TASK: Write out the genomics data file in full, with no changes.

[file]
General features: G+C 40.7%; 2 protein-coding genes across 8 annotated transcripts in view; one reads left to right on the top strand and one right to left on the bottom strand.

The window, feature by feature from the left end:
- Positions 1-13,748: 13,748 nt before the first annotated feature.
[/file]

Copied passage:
General features: G+C 40.7%; 2 protein-coding genes across 8 annotated transcripts in view; one reads left to right on the top strand and one right to left on the bottom strand.

The window, feature by feature from the left end:
- Positions 1-13,748: 13,748 nt before the first annotated feature.